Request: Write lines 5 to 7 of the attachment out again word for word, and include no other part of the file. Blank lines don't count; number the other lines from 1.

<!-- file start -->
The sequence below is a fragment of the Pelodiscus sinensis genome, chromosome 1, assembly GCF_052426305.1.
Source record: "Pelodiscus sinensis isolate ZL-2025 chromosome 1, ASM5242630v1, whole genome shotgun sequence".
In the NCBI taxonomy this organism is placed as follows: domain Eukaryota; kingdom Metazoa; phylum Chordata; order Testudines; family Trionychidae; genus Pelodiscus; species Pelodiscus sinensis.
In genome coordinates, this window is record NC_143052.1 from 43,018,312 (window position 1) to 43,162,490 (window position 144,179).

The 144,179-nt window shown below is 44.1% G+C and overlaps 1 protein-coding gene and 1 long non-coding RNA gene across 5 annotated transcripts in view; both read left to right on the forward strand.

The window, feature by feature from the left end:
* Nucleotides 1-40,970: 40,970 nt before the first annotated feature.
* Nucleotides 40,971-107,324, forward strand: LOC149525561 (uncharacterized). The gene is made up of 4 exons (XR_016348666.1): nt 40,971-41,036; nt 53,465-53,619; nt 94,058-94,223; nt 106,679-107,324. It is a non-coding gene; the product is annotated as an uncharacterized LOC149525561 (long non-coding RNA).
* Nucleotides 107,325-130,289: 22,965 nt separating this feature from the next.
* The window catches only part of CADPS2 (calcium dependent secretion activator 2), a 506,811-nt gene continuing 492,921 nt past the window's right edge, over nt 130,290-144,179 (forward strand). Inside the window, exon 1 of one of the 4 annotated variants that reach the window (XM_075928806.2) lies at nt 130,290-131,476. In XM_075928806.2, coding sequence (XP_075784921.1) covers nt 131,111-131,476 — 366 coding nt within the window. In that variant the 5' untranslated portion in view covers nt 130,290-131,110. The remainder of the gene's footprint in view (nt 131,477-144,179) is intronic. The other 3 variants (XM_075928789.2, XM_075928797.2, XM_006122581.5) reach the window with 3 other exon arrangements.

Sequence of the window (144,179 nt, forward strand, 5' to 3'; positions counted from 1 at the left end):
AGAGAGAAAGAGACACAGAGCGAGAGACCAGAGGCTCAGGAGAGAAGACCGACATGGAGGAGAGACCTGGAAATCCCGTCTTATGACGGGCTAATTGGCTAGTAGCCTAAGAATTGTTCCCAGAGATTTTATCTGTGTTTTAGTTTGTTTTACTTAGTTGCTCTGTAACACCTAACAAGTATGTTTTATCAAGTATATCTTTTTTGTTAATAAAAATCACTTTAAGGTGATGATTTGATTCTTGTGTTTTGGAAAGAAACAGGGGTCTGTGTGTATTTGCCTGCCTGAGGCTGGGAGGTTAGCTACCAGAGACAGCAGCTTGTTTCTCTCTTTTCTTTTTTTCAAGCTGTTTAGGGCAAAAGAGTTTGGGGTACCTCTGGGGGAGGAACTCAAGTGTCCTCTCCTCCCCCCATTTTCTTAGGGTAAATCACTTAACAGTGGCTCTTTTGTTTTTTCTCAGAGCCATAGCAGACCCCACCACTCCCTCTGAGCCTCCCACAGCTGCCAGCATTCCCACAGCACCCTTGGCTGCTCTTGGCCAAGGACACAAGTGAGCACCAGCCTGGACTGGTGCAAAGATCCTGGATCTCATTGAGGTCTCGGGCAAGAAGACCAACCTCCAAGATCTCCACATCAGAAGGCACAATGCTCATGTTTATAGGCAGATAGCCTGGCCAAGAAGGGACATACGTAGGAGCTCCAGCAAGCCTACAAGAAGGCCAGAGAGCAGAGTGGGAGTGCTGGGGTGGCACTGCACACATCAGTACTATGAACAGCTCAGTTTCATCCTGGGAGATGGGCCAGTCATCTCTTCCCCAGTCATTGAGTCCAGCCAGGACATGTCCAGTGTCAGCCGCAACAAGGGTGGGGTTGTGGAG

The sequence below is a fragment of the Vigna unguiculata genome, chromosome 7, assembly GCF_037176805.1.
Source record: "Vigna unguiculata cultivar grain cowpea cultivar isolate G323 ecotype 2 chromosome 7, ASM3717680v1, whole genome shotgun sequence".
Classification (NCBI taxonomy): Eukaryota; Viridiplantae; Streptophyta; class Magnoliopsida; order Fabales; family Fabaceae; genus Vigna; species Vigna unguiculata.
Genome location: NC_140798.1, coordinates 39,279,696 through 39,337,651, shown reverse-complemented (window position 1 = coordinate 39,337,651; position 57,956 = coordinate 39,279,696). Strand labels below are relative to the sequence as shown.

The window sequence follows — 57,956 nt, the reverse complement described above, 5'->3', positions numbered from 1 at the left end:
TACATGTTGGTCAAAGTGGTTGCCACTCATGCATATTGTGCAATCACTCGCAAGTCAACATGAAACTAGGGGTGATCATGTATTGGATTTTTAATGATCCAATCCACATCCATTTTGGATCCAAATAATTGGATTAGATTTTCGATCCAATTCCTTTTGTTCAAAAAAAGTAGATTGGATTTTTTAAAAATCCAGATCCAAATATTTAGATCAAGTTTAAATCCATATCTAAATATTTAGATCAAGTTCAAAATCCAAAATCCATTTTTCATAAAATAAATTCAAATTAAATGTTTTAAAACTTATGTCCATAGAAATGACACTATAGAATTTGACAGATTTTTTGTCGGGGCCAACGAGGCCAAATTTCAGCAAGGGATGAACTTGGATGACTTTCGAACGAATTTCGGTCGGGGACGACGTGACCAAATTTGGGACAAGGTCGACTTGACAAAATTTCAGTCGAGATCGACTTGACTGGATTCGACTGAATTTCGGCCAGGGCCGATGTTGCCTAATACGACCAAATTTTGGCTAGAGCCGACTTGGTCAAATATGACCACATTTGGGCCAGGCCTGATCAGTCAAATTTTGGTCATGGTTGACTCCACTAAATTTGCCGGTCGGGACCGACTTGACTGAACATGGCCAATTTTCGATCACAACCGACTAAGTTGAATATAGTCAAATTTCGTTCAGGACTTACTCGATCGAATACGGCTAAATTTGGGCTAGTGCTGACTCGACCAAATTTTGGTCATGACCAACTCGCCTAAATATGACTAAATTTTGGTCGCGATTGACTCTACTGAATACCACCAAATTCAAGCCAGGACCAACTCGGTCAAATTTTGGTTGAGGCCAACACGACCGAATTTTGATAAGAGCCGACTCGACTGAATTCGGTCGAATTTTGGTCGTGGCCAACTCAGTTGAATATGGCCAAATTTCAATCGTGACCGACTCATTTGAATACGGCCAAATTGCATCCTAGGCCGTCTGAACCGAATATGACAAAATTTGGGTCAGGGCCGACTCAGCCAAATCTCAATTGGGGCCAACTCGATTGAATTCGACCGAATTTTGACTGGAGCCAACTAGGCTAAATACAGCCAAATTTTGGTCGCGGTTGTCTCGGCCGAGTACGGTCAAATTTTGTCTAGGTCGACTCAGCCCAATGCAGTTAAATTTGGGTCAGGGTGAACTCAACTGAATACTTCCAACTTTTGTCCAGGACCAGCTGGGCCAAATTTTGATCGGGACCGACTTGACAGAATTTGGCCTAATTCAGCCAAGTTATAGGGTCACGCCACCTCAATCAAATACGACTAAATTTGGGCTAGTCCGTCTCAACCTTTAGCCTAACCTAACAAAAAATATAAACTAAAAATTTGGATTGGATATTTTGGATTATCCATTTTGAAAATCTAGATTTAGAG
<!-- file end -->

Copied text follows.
The 144,179-nt window shown below is 44.1% G+C and overlaps 1 protein-coding gene and 1 long non-coding RNA gene across 5 annotated transcripts in view; both read left to right on the forward strand.

The window, feature by feature from the left end:
* Nucleotides 1-40,970: 40,970 nt before the first annotated feature.